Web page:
I posted about the autobiography of Quaker pioneer Richard Davies, arguing that this should be read both as a highly informative spiritual text and a prime historical source. Often, the book – the Convincement – reveals the processes by which an educated and curious seventeenth century Christian moved to some radical positions that in some ways seem far ahead of their time. That is especially true of attitudes towards the Bible.
Reading Richard Davies sheds light on what at first sight seems like a significant historical mystery. In the early seventeenth century, Puritan ideas spread throughout the British Isles, and some center sin particular became very active and influential. By the 1630s, some towns and their churches were producing radical and dissident leaders in sizable numbers. What united those Puritans was a strong belief in Reformed theology, in Calvinism, and in an absolute reliance on the authority of Scripture. Sometimes, those early Independent churches spawned more radical movements, commonly Baptist. But if we move the story forward to the crisis years of the 1650s, something quite surprising happens. There were new movements, variously named Quaker, Seeker, Antinomian, or Ranter, which actively challenged those old Puritan ideas, and rejected orthodox readings of scripture. And in virtually every case, those new movements grow directly out of the old hard line Puritan groups and families. At first sight, that looks less like a transition than a radical reversal.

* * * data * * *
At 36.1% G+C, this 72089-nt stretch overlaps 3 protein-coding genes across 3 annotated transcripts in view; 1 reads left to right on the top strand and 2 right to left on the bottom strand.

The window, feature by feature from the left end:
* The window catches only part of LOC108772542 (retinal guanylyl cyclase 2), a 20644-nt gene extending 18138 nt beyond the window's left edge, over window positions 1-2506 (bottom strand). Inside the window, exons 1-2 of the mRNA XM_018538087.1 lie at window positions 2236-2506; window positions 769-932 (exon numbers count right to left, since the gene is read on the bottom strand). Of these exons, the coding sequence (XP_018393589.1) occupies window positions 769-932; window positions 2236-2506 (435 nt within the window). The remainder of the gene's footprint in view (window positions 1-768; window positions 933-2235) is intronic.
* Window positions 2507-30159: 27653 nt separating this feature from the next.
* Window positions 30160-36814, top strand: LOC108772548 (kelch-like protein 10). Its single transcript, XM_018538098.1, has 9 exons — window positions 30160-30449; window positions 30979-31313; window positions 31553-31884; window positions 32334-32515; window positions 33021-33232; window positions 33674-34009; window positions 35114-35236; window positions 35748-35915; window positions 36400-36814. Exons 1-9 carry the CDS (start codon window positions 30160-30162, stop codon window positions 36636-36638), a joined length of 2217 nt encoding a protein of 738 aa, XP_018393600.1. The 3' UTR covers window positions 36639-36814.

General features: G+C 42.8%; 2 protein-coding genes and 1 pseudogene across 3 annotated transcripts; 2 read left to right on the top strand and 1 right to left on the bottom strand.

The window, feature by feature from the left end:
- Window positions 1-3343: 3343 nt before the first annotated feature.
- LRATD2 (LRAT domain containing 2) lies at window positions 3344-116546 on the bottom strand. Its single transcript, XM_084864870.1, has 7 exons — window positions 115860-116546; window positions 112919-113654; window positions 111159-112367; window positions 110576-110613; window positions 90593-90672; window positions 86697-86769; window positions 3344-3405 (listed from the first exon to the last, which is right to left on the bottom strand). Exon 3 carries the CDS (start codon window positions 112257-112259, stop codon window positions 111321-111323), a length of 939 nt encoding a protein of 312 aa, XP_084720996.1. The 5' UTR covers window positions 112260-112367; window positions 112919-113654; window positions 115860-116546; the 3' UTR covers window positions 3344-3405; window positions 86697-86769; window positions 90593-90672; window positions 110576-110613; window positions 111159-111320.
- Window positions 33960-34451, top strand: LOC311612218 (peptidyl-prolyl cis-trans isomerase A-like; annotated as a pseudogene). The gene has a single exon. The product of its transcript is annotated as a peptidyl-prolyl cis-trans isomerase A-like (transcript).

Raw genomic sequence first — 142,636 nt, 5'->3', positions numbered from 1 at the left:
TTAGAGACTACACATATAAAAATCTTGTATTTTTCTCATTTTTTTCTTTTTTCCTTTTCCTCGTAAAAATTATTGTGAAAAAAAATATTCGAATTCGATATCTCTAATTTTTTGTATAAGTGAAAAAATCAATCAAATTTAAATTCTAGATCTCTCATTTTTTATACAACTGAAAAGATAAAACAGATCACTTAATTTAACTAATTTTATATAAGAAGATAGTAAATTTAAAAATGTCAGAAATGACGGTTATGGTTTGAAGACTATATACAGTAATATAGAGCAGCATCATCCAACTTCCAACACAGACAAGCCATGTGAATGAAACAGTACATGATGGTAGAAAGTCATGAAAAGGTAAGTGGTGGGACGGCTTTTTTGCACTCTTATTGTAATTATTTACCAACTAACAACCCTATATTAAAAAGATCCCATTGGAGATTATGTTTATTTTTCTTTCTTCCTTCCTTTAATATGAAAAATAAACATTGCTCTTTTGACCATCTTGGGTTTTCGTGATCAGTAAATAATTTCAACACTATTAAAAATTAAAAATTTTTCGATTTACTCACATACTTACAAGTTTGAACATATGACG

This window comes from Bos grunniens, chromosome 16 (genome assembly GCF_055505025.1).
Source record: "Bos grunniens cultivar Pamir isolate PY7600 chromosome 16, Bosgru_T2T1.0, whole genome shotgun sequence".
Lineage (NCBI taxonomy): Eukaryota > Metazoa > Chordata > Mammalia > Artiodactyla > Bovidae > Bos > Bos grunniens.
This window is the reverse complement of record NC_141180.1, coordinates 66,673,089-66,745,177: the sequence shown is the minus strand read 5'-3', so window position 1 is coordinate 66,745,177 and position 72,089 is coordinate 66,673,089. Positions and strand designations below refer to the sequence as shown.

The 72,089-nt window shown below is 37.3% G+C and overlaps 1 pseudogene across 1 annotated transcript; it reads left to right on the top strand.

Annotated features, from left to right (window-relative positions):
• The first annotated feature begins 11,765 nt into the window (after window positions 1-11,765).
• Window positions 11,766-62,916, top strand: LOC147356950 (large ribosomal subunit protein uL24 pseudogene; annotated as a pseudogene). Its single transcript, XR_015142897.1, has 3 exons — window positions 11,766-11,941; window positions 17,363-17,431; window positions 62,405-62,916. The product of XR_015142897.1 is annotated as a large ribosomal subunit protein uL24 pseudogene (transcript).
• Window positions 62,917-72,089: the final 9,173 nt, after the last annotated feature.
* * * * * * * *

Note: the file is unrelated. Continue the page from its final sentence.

To understand what is happening, we should read Richard Davies, who in the years after 1647 associated with various extreme Puritan and Baptist groupings, including that of notorious extremist Vavasor Powell. Through the early 1650s, though, we see him studying Scripture carefully and mulling on what he finds. And through those scriptural meditations, he comes to reject standard approaches to scripture itself. I don’t claim that the trajectory that he took was absolutely standard or normal, but it does fit well with many other examples we see.
How, then, did Davies move beyond scripture, at least as his contemporaries understood it? In his mid-teens, under Vavasor Powell, he was a devout reader and preacher of the Bible, but realized that there must be more to faith: “We were diligent in searching the scriptures, which was good in its place; but the main matter and substance of pure religion, is the enjoyment of eternal life to the soul from Christ.”
Even with all the prayers and Bible reading, religion had become a mere formality, “dead and formal, carnal and airy.” But things then changed: